Placement of gastrostomy or feeding jejunostomy tubes is ideally suited
to the laparoscopic approach because of the often debilitated nature of
the patients who require these interventions. Several techniques have
been described.","' Percutaneous endoscopic gastrostomy is superior
in most instances. Considering the myriad complications associated with
total parenteral nutrition, laparoscopic feeding jejunostomy may be a
viable alternative for patients with an intact gut.
Splenectomy may be necessary in the management of a variety of hematologic,
neoplastic, metabolic, and infectious conditions. 131 In addition, splenic
salvage is increasingly popular for traumatized spleens, especially in
young patients. Laparoscopic techniques have been applied successfully
to splenic surgery, with benefits similar to those noted in other laparoscopic
Laparoscopic surgery reflects the evolution of an exciting collaboration
between surgeons and the science of biotechnology. Innovative thought
and creative technology have been fused to redefine the management of
old problems. Apart from the technical advances, this scenario presages
a fundamental alteration in the fashion in which surgeons will practice
in the future. It is apparent that "quantum leaps" in medical
and surgical thought are necessary if therapy is to evolve beyond a purely
technical skill and escape from the dogma which often surrounds manual
resolution of complex problems.
While the unbridled enthusiasm of the early days of laparoscopic surgery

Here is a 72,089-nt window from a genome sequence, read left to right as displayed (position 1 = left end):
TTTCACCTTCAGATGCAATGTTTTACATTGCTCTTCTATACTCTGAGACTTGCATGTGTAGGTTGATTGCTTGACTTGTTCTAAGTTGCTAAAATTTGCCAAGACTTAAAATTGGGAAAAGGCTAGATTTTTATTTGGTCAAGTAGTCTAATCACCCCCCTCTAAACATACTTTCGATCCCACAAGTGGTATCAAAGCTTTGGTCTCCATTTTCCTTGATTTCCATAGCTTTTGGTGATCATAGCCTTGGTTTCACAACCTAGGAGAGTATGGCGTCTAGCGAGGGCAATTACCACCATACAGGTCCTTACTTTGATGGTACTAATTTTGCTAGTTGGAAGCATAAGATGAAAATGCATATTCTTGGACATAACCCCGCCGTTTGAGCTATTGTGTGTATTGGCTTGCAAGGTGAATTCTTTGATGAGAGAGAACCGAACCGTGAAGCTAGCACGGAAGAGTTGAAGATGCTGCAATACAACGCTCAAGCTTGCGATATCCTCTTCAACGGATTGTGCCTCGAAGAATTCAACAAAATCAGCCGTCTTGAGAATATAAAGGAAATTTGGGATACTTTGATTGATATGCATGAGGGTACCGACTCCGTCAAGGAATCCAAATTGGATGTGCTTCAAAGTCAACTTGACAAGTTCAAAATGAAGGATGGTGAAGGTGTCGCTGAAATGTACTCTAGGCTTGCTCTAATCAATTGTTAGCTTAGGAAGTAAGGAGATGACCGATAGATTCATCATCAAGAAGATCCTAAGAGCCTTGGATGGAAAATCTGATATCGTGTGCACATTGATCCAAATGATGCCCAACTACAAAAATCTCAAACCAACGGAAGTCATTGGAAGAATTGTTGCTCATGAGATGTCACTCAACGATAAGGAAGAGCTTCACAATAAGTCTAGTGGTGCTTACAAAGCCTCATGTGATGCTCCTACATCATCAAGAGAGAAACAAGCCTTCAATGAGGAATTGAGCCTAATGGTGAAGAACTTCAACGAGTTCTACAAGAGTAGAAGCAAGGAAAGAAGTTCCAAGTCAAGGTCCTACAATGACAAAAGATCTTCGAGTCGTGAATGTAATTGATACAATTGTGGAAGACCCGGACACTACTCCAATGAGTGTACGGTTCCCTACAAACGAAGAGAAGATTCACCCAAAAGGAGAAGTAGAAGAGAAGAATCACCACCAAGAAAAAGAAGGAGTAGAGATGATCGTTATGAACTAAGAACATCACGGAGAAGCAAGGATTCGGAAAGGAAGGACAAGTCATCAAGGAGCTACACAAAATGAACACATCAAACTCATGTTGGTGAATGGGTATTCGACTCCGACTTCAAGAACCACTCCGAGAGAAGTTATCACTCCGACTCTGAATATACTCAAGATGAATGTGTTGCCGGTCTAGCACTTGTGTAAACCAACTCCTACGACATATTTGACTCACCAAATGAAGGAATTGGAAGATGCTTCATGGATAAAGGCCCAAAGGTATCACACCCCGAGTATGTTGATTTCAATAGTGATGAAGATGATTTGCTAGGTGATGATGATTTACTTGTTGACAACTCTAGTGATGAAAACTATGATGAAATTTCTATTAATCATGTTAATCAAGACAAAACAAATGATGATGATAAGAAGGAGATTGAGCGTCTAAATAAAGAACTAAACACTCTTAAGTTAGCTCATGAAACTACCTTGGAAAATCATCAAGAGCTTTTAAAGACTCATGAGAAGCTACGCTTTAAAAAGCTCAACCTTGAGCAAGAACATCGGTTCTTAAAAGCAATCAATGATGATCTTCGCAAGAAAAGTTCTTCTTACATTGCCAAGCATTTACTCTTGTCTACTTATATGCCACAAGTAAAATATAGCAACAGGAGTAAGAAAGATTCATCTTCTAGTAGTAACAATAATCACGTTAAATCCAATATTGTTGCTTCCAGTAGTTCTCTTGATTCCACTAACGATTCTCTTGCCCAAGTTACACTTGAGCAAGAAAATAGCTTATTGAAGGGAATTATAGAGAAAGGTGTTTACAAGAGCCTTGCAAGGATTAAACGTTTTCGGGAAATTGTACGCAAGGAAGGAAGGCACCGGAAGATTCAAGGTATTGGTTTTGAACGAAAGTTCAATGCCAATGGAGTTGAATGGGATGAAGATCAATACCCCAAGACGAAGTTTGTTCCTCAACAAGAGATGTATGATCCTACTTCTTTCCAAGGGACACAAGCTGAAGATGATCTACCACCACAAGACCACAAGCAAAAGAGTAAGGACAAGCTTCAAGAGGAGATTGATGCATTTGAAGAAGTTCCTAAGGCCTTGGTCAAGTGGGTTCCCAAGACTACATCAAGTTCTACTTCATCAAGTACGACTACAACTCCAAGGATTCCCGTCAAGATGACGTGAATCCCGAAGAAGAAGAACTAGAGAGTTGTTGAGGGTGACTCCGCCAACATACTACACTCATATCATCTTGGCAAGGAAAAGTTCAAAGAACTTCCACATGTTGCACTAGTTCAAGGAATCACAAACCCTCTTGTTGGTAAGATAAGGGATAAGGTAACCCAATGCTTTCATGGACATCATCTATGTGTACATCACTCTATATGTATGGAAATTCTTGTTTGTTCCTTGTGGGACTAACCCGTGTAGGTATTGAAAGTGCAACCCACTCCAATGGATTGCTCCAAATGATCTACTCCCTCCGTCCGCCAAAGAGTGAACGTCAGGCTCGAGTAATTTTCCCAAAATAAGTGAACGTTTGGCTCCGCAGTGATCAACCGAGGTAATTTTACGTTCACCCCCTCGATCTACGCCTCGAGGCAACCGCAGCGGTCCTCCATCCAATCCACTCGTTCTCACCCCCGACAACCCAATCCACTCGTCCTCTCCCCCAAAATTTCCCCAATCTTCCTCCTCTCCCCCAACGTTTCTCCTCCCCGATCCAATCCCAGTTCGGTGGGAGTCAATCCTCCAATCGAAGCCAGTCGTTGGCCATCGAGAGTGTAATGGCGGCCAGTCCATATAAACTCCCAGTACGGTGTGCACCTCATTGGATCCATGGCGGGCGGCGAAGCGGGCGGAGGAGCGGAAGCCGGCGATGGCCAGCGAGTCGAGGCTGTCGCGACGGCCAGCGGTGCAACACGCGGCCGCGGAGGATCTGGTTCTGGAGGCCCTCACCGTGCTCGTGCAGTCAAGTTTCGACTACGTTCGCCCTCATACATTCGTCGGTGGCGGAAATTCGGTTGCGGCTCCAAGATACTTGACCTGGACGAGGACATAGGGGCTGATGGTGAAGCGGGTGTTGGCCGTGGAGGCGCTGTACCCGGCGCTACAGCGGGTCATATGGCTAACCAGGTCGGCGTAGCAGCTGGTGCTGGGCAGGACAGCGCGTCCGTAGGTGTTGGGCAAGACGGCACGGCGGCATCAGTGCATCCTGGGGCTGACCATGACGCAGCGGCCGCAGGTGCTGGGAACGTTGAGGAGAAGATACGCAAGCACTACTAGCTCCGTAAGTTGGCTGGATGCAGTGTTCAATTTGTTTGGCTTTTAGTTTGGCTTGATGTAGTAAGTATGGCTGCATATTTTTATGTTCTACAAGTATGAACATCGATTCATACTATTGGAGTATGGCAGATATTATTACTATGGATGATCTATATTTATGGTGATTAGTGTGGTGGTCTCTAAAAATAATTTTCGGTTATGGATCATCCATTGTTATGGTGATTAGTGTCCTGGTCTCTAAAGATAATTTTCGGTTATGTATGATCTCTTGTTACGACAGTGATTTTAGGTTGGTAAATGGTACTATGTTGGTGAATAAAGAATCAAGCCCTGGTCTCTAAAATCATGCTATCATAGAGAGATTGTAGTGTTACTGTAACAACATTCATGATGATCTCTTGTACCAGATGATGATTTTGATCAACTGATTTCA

has been tempered, it is evident that this is not a temporary phenomenon
or a gimmick. Although much thoughtful work has been undertaken to assess
its impact both on individuals and on society in general, much remains
to be done to evaluate procedures and assess long-term results. It is
probable that certain techniques will fall into demise once data on long-term
results have been evaluated over time or newer technologies have been
Advances in technology are continuing at a rapid rate, and the future
types of surgical procedures may be vastly different from those contemplated
today. New developments such as virtual reality may make training for
surgical procedures more standardized and revolutionize surgical capabilities.
1313 Robotics has reached the point where operations performed with the
surgeon at a site remote from the patient (telepresence surgery) are becoming
a possibility. The use of special instrumentation may enable tactile feedback
It is clear that laparoscopy has gained acceptance and with time will
earn its rightful niche in the field of gastrointestinal surgery. As patient
satisfaction grows and clinical results improve, the light of laparoscopic
surgery will continue to illuminate the resolution of gastrointestinal